"At Walili, two Australian military vehicles full of soldiers tore up a Fretilin flag which had been raised at the roadside, wiped their backsides with it and drove off with the flag. The stolen flag was returned by an Australian army captain later that day,” he said on Monday.

"In Alala village, Australian troops tried to sever a Fretilin flag from its rope and then drove over it,” he added.

Radio Australia reports that the Australian Defence Force is investigating the theft of Fretilin flags. A defence spokeswoman says the flags were taken while the group was passing through the village of Bercoli on their way to Baucau, which lies east of the capital, Dili.

Australian troops returned one of the flags on Saturday, while the others were returned on Sunday.

The spokeswoman also said that “the removal of any flag without permission is wrong and culturally insensitive.”

Bano said the incidents could not be excused as the actions of misguided individual soldiers, and that the two episodes confirm Australian bias against Fretilin.

"The trashing of Fretilin flags is yet another demonstration of the partisan nature of the [Australian prime minister John] Howard government's military intervention in East Timor," Bano said,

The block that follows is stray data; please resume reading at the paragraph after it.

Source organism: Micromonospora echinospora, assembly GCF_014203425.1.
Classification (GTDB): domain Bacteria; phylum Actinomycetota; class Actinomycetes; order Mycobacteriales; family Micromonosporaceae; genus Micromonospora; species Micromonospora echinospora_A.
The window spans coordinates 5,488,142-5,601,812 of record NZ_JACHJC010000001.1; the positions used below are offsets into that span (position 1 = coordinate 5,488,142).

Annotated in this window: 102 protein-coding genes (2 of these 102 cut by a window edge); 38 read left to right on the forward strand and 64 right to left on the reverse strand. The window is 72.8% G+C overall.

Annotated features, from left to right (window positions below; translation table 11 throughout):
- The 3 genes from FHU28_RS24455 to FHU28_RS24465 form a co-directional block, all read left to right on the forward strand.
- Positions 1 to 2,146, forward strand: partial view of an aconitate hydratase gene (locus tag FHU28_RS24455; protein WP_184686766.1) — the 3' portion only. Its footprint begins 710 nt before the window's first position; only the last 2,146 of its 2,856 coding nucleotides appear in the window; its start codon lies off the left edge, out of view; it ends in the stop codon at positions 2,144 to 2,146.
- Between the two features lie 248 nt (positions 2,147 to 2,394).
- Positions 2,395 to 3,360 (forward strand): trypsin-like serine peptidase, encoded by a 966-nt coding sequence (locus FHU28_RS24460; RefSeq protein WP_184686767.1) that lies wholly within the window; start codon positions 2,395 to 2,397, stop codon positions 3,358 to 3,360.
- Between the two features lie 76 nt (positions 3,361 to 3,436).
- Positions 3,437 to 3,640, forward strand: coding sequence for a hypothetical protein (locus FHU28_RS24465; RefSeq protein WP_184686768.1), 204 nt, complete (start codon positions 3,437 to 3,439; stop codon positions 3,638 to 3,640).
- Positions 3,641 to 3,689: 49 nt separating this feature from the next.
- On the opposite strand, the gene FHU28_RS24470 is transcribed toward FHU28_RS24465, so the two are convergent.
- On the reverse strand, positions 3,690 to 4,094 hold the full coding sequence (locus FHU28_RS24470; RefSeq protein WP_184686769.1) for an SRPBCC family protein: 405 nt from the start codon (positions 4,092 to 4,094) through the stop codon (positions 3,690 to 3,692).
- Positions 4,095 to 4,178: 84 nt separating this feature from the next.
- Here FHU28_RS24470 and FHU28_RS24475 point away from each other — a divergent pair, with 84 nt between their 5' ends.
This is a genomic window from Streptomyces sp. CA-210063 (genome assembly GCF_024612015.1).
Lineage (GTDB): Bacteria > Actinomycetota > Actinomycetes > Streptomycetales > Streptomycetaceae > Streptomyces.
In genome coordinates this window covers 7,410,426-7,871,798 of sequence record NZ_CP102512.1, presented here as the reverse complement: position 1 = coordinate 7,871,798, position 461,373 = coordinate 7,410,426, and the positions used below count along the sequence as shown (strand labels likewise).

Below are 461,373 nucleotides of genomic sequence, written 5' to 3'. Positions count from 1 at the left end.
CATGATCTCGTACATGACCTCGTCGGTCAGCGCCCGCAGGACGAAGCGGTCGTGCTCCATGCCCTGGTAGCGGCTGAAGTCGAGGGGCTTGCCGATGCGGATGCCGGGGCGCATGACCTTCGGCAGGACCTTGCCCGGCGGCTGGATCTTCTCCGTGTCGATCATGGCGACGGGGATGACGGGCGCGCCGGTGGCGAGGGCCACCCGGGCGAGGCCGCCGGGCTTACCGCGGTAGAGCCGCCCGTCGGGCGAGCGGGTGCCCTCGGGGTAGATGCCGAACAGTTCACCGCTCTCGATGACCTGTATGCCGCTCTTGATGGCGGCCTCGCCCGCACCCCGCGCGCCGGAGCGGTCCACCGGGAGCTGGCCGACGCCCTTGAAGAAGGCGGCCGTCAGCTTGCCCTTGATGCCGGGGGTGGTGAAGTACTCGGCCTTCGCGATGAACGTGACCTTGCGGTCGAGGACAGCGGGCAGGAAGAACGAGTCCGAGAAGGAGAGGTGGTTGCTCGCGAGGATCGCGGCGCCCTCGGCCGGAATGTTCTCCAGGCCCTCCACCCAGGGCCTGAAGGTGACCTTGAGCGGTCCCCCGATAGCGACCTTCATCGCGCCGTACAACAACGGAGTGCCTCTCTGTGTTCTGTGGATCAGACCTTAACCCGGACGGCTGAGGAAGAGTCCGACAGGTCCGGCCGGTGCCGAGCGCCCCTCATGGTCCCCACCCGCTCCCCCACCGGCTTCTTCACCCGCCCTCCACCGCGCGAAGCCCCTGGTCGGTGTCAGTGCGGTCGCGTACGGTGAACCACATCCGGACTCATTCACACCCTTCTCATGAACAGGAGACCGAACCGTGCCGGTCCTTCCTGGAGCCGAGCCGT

Fretilin has long charged that Australia has an interest in East Timor's politics which is linked to the disputed gas and oil reserves located in the seabed that separates the two countries.

According to Fretilin, Canberra has played a role in the instability that led to the removal of former prime minister Mari Alkatiri last year.

Alkatiri is credited with having driven a hard bargain with Australia over some of the disputed resources held within the so-called Greater Sunrise field, the largest known petroleum resource in the Timor Sea.